Q How do you intend to escape these market forces then?
A Fortunately, I don’t have any legacy issues right now. I am hoping to publish the greatest authors I can find. And hopefully, those guys are going to sell. If they don’t, then I get into the same old thing—keep publishing more and more. But I put it down to experience. Maybe I have a little more experience. I have seen publishing in most environments. So I can take informed bets. And I think I am going to be quite ruthless. I might upset a few people who have been friends. But I just want to do books now that I totally believe in.
Q There is also a flood of ordinary writing masquerading as literary fiction.
A Again, I would say it’s inevitable. Now, why do I say I can make a success of it? That is because the market is growing. There is enough room for everybody. A lot of them will fail. Some will succeed. Look at the magazine industry. A lot of rubbish is put out, but the cream floats at the top. The best will survive, and not the best in terms of content. It’s a very tricky word to use the word ‘best’. If there is a gossip magazine that has the best gossip, then that is successful. People often confuse best with literary. In a market where so much is happening, some things will survive, some will wither away. You can’t help it.
Q In the past few years, not much great writing has come from India. What is your opinion?
A In India, you have two to three writers making their mark every year. This was unheard of in the 1980s, when there were, say, about half a dozen writers. Today, there are hundreds. So it is misleading to think there are no great books being published. I think what has happened is that after a surfeit of brilliance—Rushdie, Vikram Seth, etectera—we tend to think that nobody else is good.
Q What would you say to new writers, or to those who haven’t quite made it big?
A I think one has to understand that one is operating in one of the riskiest professions of the world. The top 1 per cent make it. New writers should take the biggest risks they can to make an impact. What is happening in publishing is that retail is an overwhelming force because you are beginning to get accurate sales data. Say, one has written a book that has sold 1,000–2,000 copies. Nobody is interested—unless you come up with a giant new subject that is going to win some awards. But you cannot count on awards. So what do you do? You write the best book in the universe if you can. Think of the big books—Midnight’s Children, A Suitable Boy, The God of Small Things, The White Tiger. There is no question of how ambitious they were. Or how original they were. So you have to be hugely ambitious. You have to write out of your skin. That is the problem. I think most first-time writers are afraid to go out of their comfort zone. For those already published, if your sales track is declining gently, it’s going to be increasingly difficult to get published. So the onus is on them to pick a subject that will lift them out of the rut. So if you are a novelist, you go and write non-fiction.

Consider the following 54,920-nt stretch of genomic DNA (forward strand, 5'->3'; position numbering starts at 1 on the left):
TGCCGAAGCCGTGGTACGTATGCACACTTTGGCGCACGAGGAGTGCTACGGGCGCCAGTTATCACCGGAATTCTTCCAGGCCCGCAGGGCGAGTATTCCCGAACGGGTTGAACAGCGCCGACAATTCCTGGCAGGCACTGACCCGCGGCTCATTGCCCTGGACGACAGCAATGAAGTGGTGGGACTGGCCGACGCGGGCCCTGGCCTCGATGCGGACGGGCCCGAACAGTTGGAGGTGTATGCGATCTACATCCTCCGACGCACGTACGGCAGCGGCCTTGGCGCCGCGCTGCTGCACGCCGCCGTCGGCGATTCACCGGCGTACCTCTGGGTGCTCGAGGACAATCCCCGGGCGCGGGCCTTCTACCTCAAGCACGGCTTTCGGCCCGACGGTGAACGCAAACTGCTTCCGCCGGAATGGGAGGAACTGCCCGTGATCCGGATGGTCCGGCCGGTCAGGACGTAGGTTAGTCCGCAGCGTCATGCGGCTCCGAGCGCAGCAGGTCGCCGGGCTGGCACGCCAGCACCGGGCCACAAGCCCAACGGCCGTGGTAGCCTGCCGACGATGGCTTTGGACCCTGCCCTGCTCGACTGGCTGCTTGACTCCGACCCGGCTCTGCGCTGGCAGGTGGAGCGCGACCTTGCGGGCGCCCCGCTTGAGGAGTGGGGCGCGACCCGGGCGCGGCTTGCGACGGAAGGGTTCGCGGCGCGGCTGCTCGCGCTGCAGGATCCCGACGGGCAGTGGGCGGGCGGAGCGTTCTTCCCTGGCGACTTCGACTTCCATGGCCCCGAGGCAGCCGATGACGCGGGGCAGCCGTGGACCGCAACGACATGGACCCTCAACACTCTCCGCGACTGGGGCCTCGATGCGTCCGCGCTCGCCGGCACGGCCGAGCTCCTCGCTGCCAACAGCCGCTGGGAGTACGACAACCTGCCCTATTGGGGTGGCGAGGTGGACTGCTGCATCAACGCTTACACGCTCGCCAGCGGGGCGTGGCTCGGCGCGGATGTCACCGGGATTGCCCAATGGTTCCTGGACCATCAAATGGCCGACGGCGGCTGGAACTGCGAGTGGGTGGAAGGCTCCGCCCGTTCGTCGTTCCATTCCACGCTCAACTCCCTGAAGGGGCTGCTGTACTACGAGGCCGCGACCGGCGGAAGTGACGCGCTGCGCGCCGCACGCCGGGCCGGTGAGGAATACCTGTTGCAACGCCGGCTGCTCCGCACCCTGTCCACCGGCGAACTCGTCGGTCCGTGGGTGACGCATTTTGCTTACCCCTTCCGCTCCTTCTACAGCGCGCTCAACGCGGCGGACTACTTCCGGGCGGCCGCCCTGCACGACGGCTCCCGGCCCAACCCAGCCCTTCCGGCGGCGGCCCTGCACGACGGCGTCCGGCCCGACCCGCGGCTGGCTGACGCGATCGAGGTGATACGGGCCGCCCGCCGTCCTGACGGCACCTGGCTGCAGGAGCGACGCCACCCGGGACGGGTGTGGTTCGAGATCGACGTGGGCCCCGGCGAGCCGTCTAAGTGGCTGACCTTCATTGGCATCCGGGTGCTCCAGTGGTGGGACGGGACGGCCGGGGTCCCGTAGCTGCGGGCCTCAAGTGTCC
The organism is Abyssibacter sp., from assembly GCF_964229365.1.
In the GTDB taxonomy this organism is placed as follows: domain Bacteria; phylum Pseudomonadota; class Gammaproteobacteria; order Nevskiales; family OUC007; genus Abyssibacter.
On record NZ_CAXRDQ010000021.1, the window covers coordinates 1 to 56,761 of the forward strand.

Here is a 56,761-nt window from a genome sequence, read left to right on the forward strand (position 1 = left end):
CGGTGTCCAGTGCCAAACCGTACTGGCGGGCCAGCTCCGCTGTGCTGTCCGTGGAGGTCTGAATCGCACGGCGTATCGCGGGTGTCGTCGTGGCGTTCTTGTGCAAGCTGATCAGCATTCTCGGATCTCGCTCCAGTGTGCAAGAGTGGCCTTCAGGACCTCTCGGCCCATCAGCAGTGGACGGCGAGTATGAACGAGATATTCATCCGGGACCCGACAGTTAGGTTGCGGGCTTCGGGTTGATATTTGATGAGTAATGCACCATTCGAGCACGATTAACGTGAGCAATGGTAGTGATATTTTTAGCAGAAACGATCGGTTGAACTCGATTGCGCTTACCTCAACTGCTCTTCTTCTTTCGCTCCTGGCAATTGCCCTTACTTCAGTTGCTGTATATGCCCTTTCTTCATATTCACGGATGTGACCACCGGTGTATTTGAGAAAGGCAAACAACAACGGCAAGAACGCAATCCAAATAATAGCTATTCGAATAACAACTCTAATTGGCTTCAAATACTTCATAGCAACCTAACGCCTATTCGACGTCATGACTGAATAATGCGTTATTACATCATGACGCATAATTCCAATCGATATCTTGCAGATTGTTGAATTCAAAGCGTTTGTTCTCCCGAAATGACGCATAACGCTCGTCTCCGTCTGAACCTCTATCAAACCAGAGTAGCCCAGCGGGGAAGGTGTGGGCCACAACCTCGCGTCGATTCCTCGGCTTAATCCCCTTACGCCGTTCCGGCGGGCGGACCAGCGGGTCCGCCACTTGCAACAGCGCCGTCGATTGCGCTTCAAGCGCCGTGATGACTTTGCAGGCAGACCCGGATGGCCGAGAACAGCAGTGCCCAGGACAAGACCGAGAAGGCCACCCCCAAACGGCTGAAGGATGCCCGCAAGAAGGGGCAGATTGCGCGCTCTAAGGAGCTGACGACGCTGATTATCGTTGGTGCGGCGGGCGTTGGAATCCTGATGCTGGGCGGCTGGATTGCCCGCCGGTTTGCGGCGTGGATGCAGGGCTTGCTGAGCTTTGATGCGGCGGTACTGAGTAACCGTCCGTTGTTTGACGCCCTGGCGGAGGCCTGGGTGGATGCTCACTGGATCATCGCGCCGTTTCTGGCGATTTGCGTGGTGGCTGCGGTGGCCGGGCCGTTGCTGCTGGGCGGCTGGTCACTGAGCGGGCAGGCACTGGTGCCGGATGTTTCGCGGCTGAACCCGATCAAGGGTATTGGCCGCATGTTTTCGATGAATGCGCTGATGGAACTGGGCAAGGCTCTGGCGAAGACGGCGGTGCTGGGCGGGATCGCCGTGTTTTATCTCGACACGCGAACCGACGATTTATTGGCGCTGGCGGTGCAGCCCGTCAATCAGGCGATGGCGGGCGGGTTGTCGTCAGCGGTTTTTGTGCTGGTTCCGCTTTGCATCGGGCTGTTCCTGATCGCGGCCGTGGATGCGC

Q What kind of books will excite Aleph?
A On the fiction side, there is not much planning you can do. I would be hoping to be counted among the already existing players as a good option. Non-fiction is a bit more in one’s control. There are so many subjects that haven’t been covered. I have about 20 or 30 books that I want to commission. I see no similar books in the market.
Q Could you give us an example?
A (Pauses)… (and laughs)… No, because that would be giving it away. But, let us pick any subject… is there a good book on sex? Can you think of anything like Gay Talese’s Thy Neighbour’s Wife? So all it takes is just one writer to take that plunge and the book will sell 50-100,000 copies. It will.
Q There is a buzz that your upcoming novel, Ithaca, is based on your own life. Is it?
A It’s not an autobiography. It’s certainly based on observations of 25 years in the publishing industry. One knows nothing about it from the inside. But if I write a non-fiction book about it, that will be boring. So I was looking for a plot. It’s a kind of thriller. It takes place in seven cities, from Thimpu to London.